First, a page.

Growing up in the Seventh Day Baptist Church, Ellis became interested in the study of the Bible. Eventually, he felt a call to enter the ministry, and began to prepare himself for it. He was licensed to preach in May of 1922 and became pastor of the Stonefort Seventh Day Baptist Church, having been called by that congregation. He remained in that capacity until he was called to the Gentry, Arkansas SDB Church in 1925.

From Gentry, Ellis took missionary trips into the southern states of Texas and Louisiana, visiting families, preaching the Sabbath, and baptizing many. Pastor Beebe accompanied him on some of this denominational work.

Ellis built a beautiful stone barn on the farm at Gentry, and also a small one room stone house in the orchard there, where he used to go to write his sermons.

In 1934, Ira and Dollie moved from Stonefort, Illinois to Gentry, Arkansas, where Ira was to manage the farm, while Ellis continued his missionary work. The families of Ellis and Ira remained close throughout their lives. Several of the Lewis family, including Ira and Dollie, relocated to California in the years following WWII. In the 1950’s, Dollie and Nellie were neighbors in Riverside, California, where they participated in the SDB Church. Their sons, Philip and Bill, raised their families in Riverside, and several grandchildren continue to attend there, at this writing in 2010.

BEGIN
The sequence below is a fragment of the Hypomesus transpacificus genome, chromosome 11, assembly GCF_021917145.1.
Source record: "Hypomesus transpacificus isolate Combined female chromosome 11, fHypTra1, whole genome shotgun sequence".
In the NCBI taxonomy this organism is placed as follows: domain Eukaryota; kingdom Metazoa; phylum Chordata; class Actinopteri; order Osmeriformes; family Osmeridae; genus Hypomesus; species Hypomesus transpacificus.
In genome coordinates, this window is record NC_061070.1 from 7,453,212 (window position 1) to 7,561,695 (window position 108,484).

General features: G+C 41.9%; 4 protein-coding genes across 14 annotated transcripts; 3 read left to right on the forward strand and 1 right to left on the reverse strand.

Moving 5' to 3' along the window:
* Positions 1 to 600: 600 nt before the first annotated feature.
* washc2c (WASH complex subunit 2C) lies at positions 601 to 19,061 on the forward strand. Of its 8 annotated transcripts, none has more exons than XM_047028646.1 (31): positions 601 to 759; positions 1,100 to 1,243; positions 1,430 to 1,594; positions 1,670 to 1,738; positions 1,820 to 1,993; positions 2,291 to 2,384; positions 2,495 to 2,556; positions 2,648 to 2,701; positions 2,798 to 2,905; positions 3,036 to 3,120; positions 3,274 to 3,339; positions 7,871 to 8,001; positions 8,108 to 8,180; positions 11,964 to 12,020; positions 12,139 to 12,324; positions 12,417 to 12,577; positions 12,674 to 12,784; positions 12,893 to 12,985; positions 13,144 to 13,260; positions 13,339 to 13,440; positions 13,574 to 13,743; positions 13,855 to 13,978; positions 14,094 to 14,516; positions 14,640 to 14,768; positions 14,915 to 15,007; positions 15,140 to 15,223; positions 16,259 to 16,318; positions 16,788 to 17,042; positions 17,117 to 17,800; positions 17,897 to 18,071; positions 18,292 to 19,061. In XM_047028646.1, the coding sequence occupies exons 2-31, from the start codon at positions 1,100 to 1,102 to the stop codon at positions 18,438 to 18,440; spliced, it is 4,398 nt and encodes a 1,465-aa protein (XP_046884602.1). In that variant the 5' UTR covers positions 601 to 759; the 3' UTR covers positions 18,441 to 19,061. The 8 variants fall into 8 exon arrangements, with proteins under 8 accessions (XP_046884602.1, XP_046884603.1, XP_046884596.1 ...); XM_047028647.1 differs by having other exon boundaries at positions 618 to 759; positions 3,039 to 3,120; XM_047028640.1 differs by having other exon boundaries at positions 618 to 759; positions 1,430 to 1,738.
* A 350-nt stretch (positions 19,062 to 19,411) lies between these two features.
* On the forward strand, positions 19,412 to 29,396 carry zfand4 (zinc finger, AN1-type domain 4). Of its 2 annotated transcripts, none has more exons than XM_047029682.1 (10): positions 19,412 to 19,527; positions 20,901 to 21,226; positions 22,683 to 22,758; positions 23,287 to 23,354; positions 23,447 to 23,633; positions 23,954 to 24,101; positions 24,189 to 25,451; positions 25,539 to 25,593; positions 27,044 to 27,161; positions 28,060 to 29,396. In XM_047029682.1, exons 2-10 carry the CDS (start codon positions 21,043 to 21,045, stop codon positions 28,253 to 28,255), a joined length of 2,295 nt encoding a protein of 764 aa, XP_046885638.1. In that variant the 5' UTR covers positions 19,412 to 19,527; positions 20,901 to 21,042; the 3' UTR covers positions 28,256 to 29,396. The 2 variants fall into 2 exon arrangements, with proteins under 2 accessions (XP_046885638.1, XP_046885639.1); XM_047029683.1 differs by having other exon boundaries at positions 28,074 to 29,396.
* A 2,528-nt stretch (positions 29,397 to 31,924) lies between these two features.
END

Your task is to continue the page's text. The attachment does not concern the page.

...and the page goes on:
Ellis retired from the ministry in Gentry about 1942, and returned to work on the farm. In 1950, he fell off the roof of the barn and was taken to the hospital at Fayetteville, AR, where he died on June 29, 1950. He is buried in the cemetery at Gentry.

Ellis as a young man

Nellie’s wedding portrait

Ellis and Nellie c. 1940

Thanks to Ellis and Nellie’s granddaughter Dorothy Jane for helping edit this and providing photographs. Thanks to another granddaughter Anne Burns Linklater for providing additional details.

Leave a Reply

Your email address will not be published. Required fields are marked *